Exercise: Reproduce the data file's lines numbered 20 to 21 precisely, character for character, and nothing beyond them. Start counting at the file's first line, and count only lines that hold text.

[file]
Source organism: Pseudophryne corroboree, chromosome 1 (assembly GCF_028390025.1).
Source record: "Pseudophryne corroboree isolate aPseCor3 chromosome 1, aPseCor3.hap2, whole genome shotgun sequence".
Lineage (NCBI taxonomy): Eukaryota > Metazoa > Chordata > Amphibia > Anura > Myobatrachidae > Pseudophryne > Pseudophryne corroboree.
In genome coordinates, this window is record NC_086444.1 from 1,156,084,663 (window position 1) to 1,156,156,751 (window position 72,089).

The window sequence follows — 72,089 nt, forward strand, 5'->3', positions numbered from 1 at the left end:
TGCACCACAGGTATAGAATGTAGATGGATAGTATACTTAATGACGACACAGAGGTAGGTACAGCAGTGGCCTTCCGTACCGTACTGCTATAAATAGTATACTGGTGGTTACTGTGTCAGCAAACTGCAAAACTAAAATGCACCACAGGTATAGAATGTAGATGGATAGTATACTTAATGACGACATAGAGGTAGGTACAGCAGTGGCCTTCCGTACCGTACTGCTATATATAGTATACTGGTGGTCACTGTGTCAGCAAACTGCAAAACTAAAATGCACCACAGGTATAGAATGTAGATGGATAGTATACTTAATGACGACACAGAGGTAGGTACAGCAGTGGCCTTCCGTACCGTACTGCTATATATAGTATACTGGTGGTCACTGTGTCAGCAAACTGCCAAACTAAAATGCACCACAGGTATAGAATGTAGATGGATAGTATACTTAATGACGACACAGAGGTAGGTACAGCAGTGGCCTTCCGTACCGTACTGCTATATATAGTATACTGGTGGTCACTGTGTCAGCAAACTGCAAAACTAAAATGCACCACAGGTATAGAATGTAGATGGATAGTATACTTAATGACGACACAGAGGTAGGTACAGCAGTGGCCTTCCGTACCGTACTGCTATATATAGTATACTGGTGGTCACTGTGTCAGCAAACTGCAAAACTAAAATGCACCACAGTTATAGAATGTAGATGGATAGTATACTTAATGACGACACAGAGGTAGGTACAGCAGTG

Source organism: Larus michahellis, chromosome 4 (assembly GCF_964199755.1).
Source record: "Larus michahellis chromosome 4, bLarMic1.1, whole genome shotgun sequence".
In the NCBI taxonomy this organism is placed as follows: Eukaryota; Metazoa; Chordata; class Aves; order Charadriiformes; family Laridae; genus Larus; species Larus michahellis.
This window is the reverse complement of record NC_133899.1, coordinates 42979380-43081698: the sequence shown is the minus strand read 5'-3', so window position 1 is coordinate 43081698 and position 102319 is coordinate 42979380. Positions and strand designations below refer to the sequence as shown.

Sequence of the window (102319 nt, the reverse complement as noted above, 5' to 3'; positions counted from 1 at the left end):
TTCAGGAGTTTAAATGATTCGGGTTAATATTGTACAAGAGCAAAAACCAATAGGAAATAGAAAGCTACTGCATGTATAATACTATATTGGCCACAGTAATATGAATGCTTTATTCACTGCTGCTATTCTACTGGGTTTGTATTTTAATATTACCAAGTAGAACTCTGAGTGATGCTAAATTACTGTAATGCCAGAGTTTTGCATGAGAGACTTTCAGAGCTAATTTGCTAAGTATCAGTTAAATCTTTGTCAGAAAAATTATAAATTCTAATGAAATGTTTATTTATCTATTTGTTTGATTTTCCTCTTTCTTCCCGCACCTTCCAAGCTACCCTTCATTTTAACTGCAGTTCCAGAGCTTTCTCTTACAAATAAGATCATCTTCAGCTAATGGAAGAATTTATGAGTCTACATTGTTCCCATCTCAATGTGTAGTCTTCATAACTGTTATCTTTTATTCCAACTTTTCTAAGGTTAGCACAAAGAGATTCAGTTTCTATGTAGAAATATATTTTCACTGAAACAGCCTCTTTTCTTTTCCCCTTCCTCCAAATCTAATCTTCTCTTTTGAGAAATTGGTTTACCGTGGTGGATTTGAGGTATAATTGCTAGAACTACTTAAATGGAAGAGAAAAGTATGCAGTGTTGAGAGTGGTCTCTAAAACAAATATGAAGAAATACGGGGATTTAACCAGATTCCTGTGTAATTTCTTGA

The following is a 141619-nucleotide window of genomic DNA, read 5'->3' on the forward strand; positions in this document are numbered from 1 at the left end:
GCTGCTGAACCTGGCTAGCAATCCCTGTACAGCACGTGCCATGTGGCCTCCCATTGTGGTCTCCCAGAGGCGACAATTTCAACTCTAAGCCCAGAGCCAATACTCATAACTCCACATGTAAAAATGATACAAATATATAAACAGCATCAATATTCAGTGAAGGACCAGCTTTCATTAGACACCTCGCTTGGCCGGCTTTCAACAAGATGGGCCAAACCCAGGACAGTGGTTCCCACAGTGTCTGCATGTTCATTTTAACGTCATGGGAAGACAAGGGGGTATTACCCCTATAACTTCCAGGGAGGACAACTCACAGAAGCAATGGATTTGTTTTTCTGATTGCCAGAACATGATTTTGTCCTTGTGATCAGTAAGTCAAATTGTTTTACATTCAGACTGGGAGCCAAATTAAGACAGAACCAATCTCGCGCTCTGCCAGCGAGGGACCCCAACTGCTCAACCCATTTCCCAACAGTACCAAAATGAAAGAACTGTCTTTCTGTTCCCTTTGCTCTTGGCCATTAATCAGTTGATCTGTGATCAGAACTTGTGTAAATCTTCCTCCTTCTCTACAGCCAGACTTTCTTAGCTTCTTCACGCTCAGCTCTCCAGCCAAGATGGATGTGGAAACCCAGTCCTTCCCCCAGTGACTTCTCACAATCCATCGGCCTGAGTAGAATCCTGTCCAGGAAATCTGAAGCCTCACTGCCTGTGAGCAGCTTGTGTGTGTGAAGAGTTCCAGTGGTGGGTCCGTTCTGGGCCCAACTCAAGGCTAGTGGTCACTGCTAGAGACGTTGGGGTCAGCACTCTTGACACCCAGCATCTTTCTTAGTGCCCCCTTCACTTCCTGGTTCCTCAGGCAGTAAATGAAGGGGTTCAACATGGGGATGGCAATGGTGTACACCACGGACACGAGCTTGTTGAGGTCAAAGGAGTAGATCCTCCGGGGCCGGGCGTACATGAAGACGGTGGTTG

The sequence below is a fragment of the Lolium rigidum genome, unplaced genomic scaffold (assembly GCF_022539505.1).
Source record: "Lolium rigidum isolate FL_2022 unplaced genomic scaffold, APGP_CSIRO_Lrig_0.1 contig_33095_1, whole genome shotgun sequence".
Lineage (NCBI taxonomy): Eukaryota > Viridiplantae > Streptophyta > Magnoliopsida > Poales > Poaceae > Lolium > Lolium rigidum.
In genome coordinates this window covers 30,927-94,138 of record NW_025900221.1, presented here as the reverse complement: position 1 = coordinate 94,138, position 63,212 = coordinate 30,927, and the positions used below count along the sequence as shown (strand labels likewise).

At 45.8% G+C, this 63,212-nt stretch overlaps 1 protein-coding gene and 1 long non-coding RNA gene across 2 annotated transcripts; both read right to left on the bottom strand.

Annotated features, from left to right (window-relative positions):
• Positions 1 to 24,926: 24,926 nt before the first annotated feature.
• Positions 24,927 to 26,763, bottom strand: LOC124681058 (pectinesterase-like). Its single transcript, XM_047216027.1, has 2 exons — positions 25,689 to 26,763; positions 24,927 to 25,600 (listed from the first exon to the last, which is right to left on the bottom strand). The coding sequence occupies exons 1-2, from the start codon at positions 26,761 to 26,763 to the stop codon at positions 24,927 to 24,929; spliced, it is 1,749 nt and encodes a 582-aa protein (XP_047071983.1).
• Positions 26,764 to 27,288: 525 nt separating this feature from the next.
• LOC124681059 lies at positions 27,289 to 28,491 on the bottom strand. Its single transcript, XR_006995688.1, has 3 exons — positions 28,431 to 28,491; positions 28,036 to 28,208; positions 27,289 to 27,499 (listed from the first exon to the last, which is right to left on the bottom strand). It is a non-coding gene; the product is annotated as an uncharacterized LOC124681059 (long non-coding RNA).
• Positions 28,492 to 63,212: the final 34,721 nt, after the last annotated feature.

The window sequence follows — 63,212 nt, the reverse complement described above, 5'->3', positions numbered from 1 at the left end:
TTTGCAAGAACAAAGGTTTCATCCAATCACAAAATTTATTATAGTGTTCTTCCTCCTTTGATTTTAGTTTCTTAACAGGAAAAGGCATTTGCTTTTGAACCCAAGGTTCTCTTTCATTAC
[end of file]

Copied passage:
Annotated features, from left to right (window-relative positions):
• Positions 1 to 24,926: 24,926 nt before the first annotated feature.